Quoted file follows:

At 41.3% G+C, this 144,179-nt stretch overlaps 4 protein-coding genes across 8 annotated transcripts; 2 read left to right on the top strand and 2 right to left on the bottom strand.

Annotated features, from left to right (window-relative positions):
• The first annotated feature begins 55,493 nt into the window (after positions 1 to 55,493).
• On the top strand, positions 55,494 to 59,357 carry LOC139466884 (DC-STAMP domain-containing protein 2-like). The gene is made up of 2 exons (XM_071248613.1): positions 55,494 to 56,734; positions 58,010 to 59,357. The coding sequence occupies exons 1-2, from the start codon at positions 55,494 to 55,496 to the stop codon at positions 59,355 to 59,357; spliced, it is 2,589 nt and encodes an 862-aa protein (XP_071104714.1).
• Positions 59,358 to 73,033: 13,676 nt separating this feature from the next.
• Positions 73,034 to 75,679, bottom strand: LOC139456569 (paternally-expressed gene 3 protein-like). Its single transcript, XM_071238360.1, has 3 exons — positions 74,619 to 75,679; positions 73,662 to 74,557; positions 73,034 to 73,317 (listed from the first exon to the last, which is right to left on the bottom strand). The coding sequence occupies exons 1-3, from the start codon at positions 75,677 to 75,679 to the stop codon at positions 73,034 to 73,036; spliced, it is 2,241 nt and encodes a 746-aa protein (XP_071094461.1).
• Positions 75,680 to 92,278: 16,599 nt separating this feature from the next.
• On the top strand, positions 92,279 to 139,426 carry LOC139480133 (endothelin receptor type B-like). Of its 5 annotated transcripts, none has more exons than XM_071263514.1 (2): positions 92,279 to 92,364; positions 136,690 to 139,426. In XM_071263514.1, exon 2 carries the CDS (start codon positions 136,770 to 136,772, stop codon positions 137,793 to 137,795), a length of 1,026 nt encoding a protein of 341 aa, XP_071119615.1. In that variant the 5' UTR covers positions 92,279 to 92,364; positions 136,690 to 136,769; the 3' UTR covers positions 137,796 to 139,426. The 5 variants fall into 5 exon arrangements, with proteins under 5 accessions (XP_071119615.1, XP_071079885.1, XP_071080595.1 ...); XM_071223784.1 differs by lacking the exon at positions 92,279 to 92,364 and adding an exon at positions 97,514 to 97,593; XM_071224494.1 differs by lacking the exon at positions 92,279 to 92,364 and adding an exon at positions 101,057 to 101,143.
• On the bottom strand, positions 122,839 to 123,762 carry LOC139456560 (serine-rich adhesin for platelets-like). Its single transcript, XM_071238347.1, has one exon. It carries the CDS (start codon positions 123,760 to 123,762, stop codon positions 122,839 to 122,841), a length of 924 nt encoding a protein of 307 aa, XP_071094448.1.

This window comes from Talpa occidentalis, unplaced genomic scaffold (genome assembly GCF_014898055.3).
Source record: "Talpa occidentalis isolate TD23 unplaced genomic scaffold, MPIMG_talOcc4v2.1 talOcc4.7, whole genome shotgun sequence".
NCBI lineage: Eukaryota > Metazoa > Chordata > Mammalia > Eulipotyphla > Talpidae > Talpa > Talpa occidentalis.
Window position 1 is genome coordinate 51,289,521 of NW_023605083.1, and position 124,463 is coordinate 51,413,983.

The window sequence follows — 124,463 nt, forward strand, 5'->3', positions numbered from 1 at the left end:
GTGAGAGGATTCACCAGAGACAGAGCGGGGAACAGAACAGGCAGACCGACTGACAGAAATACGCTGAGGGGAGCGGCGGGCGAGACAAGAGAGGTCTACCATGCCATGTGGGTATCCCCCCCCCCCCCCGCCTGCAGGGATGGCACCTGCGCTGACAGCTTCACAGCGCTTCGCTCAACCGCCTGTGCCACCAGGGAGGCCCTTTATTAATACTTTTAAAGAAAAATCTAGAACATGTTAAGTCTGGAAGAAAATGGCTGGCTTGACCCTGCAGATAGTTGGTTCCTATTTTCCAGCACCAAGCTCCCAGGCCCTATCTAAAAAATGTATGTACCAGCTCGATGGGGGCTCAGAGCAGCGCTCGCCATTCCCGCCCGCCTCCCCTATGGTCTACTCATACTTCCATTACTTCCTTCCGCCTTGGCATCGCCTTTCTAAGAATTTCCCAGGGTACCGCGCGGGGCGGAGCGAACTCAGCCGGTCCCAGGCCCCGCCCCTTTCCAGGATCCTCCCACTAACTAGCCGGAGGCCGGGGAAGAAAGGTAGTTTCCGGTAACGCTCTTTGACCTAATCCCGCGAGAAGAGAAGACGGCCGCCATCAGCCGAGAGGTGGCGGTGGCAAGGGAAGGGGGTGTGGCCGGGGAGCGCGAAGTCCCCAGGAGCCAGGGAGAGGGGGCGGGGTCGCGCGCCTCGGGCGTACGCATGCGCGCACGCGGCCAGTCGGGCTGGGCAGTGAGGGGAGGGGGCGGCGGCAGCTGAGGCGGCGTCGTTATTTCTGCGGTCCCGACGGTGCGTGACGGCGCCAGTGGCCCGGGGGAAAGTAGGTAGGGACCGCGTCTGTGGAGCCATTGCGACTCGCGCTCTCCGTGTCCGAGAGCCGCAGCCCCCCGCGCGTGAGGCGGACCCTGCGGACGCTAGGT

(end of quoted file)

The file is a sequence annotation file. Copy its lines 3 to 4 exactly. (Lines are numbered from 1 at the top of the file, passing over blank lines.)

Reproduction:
• The first annotated feature begins 55,493 nt into the window (after positions 1 to 55,493).
• On the top strand, positions 55,494 to 59,357 carry LOC139466884 (DC-STAMP domain-containing protein 2-like). The gene is made up of 2 exons (XM_071248613.1): positions 55,494 to 56,734; positions 58,010 to 59,357. The coding sequence occupies exons 1-2, from the start codon at positions 55,494 to 55,496 to the stop codon at positions 59,355 to 59,357; spliced, it is 2,589 nt and encodes an 862-aa protein (XP_071104714.1).